In David Khara’s The Bleiberg Project, Wall Street hotshot trader and millionaire Jeremy Novacek is descending into a very dark emotional hole despite his worldly gains.
His father’s abandonment when Jeremy was a boy continues haunting his life, and he’s reached the point where he’s slowly killing himself with cigarettes and alcohol. The morning after celebrating a particularly lucrative trade, a knock at his door brings Jeremy the news that his father has died. This initiates a series of events that take him from the United States to Switzerland to Belgium in search of the answer to one question—what’s so important about the Swiss bank safe-deposit box to which his mother gave him the key after hearing of her husband’s death?
The answer to that question, and many others, tumble into Jeremy’s life one after the other. Something in that box is of great value to someone else—someone who wants Jeremy out of the way. There are also those who have been assigned to protect him, but for different reasons.
Too often, thrillers feature near-breathless pacing and not much else, and the road from beginning to end becomes predictable after the reader figures out the formula. But the discerning reader who prefers thrillers to have more meat on their bones will easily be attracted to The Bleiberg Project, the first book in a planned series.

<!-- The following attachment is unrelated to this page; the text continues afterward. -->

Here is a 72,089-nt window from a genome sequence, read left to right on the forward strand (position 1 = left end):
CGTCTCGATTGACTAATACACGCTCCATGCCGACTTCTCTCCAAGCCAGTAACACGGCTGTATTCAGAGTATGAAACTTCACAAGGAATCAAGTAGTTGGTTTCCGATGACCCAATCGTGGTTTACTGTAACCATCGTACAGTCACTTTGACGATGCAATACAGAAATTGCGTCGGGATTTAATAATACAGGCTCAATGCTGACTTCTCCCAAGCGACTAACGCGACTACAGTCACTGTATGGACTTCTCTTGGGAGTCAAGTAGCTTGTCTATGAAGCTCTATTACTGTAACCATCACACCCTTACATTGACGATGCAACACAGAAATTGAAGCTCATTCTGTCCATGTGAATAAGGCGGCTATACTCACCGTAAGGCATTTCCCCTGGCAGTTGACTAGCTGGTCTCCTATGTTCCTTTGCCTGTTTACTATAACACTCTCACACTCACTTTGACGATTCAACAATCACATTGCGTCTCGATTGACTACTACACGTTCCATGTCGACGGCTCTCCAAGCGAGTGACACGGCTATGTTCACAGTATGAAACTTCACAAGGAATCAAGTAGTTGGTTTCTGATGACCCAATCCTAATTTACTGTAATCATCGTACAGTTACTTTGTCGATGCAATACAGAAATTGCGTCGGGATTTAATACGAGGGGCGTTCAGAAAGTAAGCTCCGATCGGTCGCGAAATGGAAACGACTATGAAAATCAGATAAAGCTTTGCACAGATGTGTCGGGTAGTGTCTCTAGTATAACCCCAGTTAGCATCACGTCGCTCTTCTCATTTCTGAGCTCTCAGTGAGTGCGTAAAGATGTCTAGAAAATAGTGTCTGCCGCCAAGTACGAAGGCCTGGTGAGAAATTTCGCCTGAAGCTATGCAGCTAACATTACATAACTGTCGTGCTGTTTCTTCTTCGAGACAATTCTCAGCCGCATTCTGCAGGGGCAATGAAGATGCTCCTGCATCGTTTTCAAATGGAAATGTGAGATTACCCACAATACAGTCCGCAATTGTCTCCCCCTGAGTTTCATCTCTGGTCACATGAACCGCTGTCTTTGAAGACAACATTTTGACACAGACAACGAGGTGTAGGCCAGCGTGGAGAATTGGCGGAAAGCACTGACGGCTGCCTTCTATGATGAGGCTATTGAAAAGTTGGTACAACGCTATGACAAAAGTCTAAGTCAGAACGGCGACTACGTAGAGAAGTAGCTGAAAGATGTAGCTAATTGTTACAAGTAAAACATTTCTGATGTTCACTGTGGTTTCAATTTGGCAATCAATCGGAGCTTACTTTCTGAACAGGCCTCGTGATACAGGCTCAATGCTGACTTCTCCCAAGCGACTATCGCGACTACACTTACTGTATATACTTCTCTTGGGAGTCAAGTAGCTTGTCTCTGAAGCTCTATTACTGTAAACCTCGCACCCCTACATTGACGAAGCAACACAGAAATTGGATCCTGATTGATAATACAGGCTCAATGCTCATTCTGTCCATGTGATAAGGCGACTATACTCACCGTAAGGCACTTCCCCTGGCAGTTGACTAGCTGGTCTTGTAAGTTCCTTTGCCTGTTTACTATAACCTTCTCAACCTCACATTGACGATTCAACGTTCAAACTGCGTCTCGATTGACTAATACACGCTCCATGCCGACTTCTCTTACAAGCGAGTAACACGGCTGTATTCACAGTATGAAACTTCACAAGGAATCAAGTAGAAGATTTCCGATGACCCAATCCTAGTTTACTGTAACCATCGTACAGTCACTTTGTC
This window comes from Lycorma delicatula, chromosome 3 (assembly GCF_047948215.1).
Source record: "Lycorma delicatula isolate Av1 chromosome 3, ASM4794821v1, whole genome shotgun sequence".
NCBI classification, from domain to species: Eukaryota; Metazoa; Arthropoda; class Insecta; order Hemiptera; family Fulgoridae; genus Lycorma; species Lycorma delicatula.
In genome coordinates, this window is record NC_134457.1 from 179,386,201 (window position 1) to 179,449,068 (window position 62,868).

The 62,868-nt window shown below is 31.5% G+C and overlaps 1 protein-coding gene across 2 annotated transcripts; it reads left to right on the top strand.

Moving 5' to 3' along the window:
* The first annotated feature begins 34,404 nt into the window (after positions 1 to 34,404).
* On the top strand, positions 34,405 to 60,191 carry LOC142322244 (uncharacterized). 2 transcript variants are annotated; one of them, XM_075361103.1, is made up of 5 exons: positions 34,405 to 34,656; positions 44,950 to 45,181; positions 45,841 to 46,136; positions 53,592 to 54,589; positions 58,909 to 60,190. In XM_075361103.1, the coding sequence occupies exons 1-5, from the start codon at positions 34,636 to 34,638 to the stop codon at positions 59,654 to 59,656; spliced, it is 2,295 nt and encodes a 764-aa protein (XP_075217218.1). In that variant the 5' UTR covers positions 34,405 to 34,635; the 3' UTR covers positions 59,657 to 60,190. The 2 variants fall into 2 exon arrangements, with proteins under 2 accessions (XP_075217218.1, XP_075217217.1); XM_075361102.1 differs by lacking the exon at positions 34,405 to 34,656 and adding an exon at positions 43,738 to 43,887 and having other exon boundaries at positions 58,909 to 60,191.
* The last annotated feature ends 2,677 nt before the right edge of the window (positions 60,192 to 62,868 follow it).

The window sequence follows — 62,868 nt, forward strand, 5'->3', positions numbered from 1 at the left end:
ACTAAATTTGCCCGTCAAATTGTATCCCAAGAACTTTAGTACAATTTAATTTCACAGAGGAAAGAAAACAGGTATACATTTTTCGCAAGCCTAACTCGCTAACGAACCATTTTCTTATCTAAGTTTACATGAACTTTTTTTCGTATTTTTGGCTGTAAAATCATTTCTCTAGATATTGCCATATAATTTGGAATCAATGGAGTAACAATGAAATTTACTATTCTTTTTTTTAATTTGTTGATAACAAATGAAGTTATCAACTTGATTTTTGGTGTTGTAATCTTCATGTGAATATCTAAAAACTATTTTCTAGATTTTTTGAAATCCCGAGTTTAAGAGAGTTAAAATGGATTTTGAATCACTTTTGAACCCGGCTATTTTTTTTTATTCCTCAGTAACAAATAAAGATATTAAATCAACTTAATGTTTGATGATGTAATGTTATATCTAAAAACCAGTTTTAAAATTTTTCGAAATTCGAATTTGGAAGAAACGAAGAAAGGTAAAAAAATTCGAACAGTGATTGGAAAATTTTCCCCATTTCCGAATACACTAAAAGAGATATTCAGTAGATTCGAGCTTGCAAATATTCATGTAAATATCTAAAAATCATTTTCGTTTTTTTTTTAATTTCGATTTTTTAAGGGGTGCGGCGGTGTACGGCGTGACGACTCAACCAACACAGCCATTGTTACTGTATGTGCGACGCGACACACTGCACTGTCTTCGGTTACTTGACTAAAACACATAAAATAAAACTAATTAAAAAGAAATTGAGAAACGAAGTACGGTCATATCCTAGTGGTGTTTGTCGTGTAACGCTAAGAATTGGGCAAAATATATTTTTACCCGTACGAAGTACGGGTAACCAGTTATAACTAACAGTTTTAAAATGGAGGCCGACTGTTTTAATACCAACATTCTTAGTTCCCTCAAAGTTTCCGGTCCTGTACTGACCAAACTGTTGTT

Khara has a more than suitable background for writing thrillers, having variously been a lawyer, business owner, athlete, and reporter. The parallel stories of Jeremy in the present and the titular doctor in the past (World War II) weave together expertly. Jeremy’s interaction with his two traveling companions rings true throughout the book; there are no cardboard cut-out characters here.
The pacing is indeed thriller-quick, but not so fast that one loses the thread of the story. Details of character and setting insert smoothly into the narrative, and the changes in viewpoint are not a distraction. While some dialogue passages tend to be didactic in tone due to the information being provided all at once as opposed to a more spread-out pattern, any other approach would give away the major story points. Khara can certainly be excused for this minor infraction due to the skill and panache his writing style brings to the novel.
Novel translations must walk a tightrope between the home language and the translation language. Simon John’s translation from the original French to English seems accurate without being stiff or stuffy. This implies a good working relationship between Khara and John, a key ingredient in any successful translation project. John preserves the personalities of Khara’s characters, and Khara writes American characters with no visible effort. The skills and experience of both author and translator are obvious, with a subtle delivery.
The Bleiberg Project is familiar without being predictable, romantic without being saccharine, and fun without being vapid. Khara has written a book that should appeal to a wide range of readers.